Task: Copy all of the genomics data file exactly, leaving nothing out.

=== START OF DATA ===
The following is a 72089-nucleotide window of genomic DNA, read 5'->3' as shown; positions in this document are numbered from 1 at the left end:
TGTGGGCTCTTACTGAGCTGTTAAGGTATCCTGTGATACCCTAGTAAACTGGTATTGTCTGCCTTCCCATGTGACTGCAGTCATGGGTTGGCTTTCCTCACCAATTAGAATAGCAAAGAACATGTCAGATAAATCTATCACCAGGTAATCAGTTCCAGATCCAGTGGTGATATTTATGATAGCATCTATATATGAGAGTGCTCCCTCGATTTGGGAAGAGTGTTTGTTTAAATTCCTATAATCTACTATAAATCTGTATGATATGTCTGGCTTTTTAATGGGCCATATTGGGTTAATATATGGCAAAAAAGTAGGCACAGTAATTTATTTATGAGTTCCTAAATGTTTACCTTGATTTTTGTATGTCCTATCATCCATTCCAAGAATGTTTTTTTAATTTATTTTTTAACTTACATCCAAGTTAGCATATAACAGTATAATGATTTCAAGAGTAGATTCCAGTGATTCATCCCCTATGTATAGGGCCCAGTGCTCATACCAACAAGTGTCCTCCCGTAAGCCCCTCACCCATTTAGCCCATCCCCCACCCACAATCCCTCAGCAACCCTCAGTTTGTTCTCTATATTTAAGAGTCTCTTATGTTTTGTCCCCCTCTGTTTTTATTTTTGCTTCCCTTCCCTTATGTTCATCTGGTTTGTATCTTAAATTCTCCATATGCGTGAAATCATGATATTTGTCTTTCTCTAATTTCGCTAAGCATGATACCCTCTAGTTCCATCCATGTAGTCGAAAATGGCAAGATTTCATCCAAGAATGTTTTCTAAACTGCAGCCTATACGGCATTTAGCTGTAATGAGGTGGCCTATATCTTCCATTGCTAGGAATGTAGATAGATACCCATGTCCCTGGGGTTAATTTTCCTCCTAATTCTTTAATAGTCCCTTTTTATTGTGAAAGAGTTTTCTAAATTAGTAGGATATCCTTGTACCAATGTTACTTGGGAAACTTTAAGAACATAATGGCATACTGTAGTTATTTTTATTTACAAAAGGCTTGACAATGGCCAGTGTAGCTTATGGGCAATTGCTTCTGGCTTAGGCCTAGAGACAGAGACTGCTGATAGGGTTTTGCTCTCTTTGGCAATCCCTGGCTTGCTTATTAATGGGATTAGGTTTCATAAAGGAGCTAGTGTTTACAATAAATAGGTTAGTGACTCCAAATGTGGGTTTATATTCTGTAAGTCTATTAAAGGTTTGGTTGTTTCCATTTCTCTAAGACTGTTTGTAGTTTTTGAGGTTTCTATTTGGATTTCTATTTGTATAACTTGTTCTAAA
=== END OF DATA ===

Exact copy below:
The following is a 72089-nucleotide window of genomic DNA, read 5'->3' as shown; positions in this document are numbered from 1 at the left end:
TGTGGGCTCTTACTGAGCTGTTAAGGTATCCTGTGATACCCTAGTAAACTGGTATTGTCTGCCTTCCCATGTGACTGCAGTCATGGGTTGGCTTTCCTCACCAATTAGAATAGCAAAGAACATGTCAGATAAATCTATCACCAGGTAATCAGTTCCAGATCCAGTGGTGATATTTATGATAGCATCTATATATGAGAGTGCTCCCTCGATTTGGGAAGAGTGTTTGTTTAAATTCCTATAATCTACTATAAATCTGTATGATATGTCTGGCTTTTTAATGGGCCATATTGGGTTAATATATGGCAAAAAAGTAGGCACAGTAATTTATTTATGAGTTCCTAAATGTTTACCTTGATTTTTGTATGTCCTATCATCCATTCCAAGAATGTTTTTTTAATTTATTTTTTAACTTACATCCAAGTTAGCATATAACAGTATAATGATTTCAAGAGTAGATTCCAGTGATTCATCCCCTATGTATAGGGCCCAGTGCTCATACCAACAAGTGTCCTCCCGTAAGCCCCTCACCCATTTAGCCCATCCCCCACCCACAATCCCTCAGCAACCCTCAGTTTGTTCTCTATATTTAAGAGTCTCTTATGTTTTGTCCCCCTCTGTTTTTATTTTTGCTTCCCTTCCCTTATGTTCATCTGGTTTGTATCTTAAATTCTCCATATGCGTGAAATCATGATATTTGTCTTTCTCTAATTTCGCTAAGCATGATACCCTCTAGTTCCATCCATGTAGTCGAAAATGGCAAGATTTCATCCAAGAATGTTTTCTAAACTGCAGCCTATACGGCATTTAGCTGTAATGAGGTGGCCTATATCTTCCATTGCTAGGAATGTAGATAGATACCCATGTCCCTGGGGTTAATTTTCCTCCTAATTCTTTAATAGTCCCTTTTTATTGTGAAAGAGTTTTCTAAATTAGTAGGATATCCTTGTACCAATGTTACTTGGGAAACTTTAAGAACATAATGGCATACTGTAGTTATTTTTATTTACAAAAGGCTTGACAATGGCCAGTGTAGCTTATGGGCAATTGCTTCTGGCTTAGGCCTAGAGACAGAGACTGCTGATAGGGTTTTGCTCTCTTTGGCAATCCCTGGCTTGCTTATTAATGGGATTAGGTTTCATAAAGGAGCTAGTGTTTACAATAAATAGGTTAGTGACTCCAAATGTGGGTTTATATTCTGTAAGTCTATTAAAGGTTTGGTTGTTTCCATTTCTCTAAGACTGTTTGTAGTTTTTGAGGTTTCTATTTGGATTTCTATTTGTATAACTTGTTCTAAA